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  • Writer's pictureJayne Lisbeth

Cobwebs from My Past

I had been discouraged and derailed by my lack of creative output in words. I sit and stare at a blank yellow legal pad, thin green lines mocking me. Empty, a void, shared by so many writers before me. I will never write again, I tell myself in desolation and resignation. Then, a story is sparked from the cobwebs of my heart, gossamer trails leading to past lives, loves, towards future hopes. Stories connected in words and worlds.

Our trip to Vermont pulled me from my lethargic doldrums into my past, present family connections, old loves, ruins and joys. I looked forward to meeting our newest family member and reuniting with my oldest family member and my sister, brother-in-law, my son and his family.

This vacation to Vermont was different from previous trips

of a short year ago, to the day. I did not want to confront my past. I did not want to visit old haunts. I shied away from old places and memories as a timid horse would back off from a porcupine.

Tim asked me repeatedly, “Don’t you want to visit your Reading House, or Church Hill? Or South Pomfret?”

I looked out at the racing colors outside my window, speeding from one moment to the next. “No.” My reply surprised me. Why didn’t I want to visit these haunts of my heart? I didn’t understand why I demurred from the ghosts of my past.

We visited Amherst where I had brought my daughter home, ten weeks after her preemie birth. No. I didn’t want to visit my Amherst home either. I had done so a few years before. That sufficed.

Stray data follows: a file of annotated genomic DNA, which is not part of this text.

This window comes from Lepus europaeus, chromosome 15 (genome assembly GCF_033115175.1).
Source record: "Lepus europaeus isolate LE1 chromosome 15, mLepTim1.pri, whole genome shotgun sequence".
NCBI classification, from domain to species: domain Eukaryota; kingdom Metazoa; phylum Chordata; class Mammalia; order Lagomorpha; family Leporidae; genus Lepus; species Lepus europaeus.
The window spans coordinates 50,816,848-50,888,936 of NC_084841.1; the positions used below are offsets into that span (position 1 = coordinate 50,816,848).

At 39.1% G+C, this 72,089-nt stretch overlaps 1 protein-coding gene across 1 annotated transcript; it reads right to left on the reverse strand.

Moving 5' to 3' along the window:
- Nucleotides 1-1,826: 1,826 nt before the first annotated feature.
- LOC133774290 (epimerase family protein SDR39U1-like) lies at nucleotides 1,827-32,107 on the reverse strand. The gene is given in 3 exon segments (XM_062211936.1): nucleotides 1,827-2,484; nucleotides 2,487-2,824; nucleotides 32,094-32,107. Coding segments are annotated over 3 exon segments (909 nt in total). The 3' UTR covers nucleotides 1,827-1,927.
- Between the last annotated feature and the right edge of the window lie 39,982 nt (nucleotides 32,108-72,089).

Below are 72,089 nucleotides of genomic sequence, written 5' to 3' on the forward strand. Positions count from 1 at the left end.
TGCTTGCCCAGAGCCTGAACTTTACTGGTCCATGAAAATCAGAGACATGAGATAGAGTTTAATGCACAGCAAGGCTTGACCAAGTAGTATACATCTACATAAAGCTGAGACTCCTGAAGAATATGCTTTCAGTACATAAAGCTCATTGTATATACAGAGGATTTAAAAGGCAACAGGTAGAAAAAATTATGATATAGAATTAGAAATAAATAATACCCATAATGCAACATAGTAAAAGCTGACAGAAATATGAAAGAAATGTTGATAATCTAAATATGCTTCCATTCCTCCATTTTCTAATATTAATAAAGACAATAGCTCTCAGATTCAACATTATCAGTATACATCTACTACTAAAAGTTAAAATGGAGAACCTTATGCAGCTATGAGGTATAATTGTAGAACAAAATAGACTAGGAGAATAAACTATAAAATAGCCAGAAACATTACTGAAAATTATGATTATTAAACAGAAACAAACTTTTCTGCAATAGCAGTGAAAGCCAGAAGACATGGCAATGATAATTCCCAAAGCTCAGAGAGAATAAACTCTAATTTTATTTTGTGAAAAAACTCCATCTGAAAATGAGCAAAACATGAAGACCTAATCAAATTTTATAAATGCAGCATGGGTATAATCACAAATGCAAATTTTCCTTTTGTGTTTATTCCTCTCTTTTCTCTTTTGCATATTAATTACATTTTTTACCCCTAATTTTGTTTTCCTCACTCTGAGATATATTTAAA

“How about your old apartment in Holyoke? Want to drive by there?” Tim asked, looking at me questionably. ‘Who is this woman sitting beside me? Where has Jayne gone?’ I could almost hear him thinking.

“No. That was never my favorite home. But I did love the cemetery next door. Probably all gone now,”

We arrived at Sherrie and Bill’s nest, my beloved second home. Deep in the night the owls called to one another against a background of a coyote chorus. Eerie voices arose to our bedroom window from the mist of the fogged in pond. This is where I needed, and wanted, to be.

I had feared my return to my dear friend Ray’s home where his widow, Jayne welcomed me. We cried in one another’s arms over our shared grief. It was a homecoming and a new steppingstone into the future. It was also a perfect farewell to the past.

Tim and I visited the Yankee Bookstore in Woodstock where I had shopped, mostly browsed, in the ‘70s. Today the shop was thriving and I was thrilled to see that Writing in Wet Cement had been sold from their shelves. I thought that an interesting fact, my memoir was making way for my future fiction. Another new avenue beckoned and welcomed me. Definitely, I’ll approach them when Raising the Dead is released next year.

I finally realized I had already said goodbye to my past. I did not want to revisit the sad and lonely places of my heart. Reunions with my memories were not my current goal. Reconnecting in joy with my Vermont family in West Windsor and my family in Newfane, was.

As we drove through old country roads bright with blazing scarlets, emerald greens, golds and oranges, I understood that It was time to return, not to my past, but to my future. A page turned, a life loved, a part of me forever, but over. Now, there is the future to unfold, brewed from these grounds of the past to make a potent, welcoming cuppa for the start of each day.

It was time to turn the page.

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